UNITED NATIONS — The United Nations will investigate the possible use of chemical weapons in Syria, which would amount to a crime against humanity, Secretary-General Ban Ki-moon announced Thursday.
The investigation could be broader than the Syrian government's request for an independent probe of a purported chemical weapons attack on Tuesday. Ban said he was aware of allegations of other, similar attacks and hoped the probe would ultimately help secure Syria's chemical weapons stockpile.
The secretary-general said investigators would look into Syria's allegation that rebels carried out a chemical weapons attack on Khan al-Assal village in northern Aleppo province. The rebels blamed regime forces for the attack.
A senior U.S. official, meanwhile, said Thursday that the United States now has strong indications that no chemical weapons were used at all in the attack. Officials won't entirely rule out the possibility, but this official said additional intelligence-gathering has led the U.S. to believe more strongly that it was not a weaponized chemical attack. The official wasn't authorized to speak publicly about the matter and spoke on condition of anonymity.
U.N. spokesman Martin Nesirky said France and Britain sent a letter to Ban Thursday asking for an investigation of three alleged chemical weapons attacks. He said Ban will review this suggestion as the U.N. develops the mandate for the investigation.
Syria is widely believed to have a large stockpile of chemical weapons. The government has not confirmed it, saying only that it would never use chemical weapons against its own people.
"My announcement should serve as an unequivocal reminder that the use of chemical weapons is a crime against humanity," the secretary-general said. "The international community needs full assurance that chemical weapons stockpiles are verifiably safeguarded."
Western nations fear President Bashar Assad would use chemical weapons if he sees the two-year civil war turning against his government. But they are equally concerned that rebel forces, including some linked to al-Qaida, could get their hands on unguarded chemical weapons or the materials to make them.
Ban said he was aware of "other allegations of similar cases involving the reported use of chemical weapons," but did not make clear whether these would be part of the U.N. investigation.
In their letter to Ban, France and Britain raised allegations of chemical weapons use in two locations in Khan al-Assal and the village of Ataybah in the vicinity of Damascus on Tuesday, and in Homs on Dec. 23. The letter, obtained by The Associated Press, asked the U.N. chief to launch "an urgent investigation into all allegations as expeditiously as possible."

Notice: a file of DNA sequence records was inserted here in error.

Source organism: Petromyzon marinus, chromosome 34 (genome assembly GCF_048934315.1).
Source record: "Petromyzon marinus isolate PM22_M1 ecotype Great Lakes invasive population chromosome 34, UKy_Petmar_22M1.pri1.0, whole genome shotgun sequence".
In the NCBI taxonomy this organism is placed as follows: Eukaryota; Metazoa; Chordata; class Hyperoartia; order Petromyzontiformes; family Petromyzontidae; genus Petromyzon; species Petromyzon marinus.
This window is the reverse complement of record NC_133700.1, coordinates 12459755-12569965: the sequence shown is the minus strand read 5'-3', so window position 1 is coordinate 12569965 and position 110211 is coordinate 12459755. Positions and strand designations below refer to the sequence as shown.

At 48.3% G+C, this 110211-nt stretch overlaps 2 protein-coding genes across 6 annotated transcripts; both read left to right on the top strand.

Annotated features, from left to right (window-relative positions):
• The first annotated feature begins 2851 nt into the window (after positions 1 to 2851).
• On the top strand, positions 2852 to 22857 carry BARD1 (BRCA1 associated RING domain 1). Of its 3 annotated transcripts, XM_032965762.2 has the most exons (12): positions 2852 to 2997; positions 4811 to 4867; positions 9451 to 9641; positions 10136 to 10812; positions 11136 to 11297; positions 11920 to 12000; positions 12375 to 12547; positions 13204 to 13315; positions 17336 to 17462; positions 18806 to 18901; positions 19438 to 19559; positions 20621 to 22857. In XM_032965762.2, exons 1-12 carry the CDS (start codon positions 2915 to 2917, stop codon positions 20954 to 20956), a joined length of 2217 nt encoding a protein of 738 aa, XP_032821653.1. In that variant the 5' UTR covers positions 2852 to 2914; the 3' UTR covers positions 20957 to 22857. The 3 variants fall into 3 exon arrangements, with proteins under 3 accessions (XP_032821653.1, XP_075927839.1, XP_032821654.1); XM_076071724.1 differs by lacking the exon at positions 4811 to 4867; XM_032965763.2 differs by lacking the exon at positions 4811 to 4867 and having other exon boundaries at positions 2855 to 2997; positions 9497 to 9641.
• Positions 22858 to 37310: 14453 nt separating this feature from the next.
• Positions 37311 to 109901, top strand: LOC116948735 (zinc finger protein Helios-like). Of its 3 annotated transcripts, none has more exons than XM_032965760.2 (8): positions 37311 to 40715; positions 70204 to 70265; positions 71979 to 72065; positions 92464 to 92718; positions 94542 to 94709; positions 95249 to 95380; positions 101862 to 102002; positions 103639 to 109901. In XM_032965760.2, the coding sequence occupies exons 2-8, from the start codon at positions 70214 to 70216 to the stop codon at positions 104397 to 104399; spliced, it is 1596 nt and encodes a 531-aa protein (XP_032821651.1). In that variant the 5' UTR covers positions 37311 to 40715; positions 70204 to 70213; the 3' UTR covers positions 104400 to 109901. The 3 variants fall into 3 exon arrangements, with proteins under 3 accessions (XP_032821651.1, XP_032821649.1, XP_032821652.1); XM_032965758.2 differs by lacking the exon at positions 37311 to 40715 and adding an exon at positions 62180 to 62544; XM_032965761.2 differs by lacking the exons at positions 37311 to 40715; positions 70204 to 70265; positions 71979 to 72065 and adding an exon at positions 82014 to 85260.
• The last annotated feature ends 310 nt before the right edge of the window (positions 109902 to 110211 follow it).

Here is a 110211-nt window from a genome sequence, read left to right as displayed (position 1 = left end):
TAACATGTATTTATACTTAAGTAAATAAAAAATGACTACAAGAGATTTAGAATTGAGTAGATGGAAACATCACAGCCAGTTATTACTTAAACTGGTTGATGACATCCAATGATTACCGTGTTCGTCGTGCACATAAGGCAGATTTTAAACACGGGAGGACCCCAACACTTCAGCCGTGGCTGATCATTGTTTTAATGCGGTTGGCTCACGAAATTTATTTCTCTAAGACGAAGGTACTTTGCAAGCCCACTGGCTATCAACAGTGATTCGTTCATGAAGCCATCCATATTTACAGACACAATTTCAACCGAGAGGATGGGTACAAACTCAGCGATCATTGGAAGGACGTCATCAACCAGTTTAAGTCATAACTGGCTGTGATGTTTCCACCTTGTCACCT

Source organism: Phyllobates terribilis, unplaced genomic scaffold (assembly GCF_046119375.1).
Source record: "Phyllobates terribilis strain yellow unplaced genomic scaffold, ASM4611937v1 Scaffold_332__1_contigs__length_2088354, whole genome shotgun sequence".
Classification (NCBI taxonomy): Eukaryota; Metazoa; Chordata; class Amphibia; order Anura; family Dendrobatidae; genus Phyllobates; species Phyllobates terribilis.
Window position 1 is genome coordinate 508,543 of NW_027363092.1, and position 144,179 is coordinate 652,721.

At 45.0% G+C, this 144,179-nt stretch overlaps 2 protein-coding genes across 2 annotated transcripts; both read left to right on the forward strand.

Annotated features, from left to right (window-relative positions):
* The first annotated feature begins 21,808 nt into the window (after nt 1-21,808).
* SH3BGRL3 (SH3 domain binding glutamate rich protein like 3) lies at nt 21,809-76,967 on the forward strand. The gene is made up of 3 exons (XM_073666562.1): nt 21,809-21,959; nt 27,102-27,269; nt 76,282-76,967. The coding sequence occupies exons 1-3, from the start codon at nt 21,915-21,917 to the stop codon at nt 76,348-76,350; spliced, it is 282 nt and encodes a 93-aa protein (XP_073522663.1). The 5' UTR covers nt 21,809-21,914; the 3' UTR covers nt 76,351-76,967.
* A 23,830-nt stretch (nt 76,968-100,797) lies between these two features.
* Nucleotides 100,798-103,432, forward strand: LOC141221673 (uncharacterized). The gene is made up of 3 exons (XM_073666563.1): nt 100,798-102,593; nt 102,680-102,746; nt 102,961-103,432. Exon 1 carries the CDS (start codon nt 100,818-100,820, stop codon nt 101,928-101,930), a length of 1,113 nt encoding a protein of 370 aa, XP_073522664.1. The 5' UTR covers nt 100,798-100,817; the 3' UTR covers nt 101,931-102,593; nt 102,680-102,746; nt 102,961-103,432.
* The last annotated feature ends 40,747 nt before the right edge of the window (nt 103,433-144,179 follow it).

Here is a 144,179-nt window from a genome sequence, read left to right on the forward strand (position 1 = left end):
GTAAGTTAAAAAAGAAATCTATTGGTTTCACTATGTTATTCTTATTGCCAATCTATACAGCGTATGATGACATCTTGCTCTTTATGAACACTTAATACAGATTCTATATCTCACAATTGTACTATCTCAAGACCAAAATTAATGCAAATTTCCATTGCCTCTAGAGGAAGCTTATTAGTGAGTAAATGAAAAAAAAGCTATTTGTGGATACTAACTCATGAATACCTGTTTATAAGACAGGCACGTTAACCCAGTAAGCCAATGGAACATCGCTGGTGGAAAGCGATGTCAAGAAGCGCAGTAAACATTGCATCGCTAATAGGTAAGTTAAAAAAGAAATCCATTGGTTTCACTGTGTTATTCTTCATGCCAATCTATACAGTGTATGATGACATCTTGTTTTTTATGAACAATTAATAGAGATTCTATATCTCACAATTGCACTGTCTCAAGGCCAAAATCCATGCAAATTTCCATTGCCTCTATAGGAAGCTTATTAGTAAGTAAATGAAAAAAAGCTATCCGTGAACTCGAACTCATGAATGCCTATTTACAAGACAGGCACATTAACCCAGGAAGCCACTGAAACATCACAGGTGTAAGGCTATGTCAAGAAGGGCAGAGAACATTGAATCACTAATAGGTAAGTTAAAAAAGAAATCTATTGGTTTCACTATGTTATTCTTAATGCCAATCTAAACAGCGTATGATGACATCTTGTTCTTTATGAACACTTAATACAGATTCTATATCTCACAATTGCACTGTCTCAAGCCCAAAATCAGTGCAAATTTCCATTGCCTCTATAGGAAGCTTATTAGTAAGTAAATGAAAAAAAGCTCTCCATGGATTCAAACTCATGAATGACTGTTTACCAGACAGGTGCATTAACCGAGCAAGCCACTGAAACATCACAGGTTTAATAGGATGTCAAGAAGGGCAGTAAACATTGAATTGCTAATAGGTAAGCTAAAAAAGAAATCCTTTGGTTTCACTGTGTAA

U.S. Ambassador Susan Rice said the United States "supports an investigation that pursues any and all credible allegations of the possible use of chemical weapons in Syria." She said the U.S. will continue to work closely with its partners to obtain further information on allegations of potential or actual use, and underscored the importance of launching the investigation swiftly.
"President Obama has been clear that the use or transfer of chemical weapons is totally unacceptable," she said. "If Bashar Al-Assad and those under his command make the mistake of using chemical weapons, or fail to meet their obligation to secure them, then there will be consequences. Those responsible will be held accountable."
Russia's U.N. Ambassador Vitaly Churkin, whose country is a close ally of Syria, welcomed Ban's announcement. On Wednesday, however, he had strongly opposed expanding the investigation beyond Tuesday's attack in Aleppo, accusing the West of "launching propaganda balloons" and engaging in delaying tactics.
Ban said his senior advisers are setting up an investigation in consultation with the Organization for the Prohibition of Chemical Weapons and the World Health Organization. He said issues to be decided include the overall mandate, the composition, and operational conditions, including security.
The investigation will start "as soon as practically possible," Ban said, but "will not happen overnight."
Nesirky said there are "technical reasons for being on the ground sooner rather than later." He said the OPCW and WHO have the necessary technical expertise.
The OPCW, which oversees the Chemical Weapons Convention, said in a statement that it was ready to work closely with the U.N. on establishing and conducting the mission.
"While allegations of this nature are not new to conflict situations, they are nonetheless serious, especially in the context of Syria which is not a state party to the Chemical Weapons Convention," the OPCW said. "This remains a matter of serious concern."
Ban said he would emphasize in a letter to the Syrian government that full cooperation from all parties and "unfettered access" would be essential to the investigation. The U.N. chief said he has spoken out repeatedly on the Syrian government's responsibility to secure any chemical weapons and has sent two letters to Assad "to remind him of this solemn duty."
"It is my hope that the mission would contribute to ensuring the safety and security of chemical weapons stockpiles in Syria," he said.
With more than 70,000 people killed and no end to the violence in sight, Ban said "the military solution in Syria is leading to the dissolution of Syria."
He called on the deeply divided region and international community to find unity and support efforts by the joint U.N.-Arab League envoy Lakhdar Brahimi to help the Syrian people reach a political solution.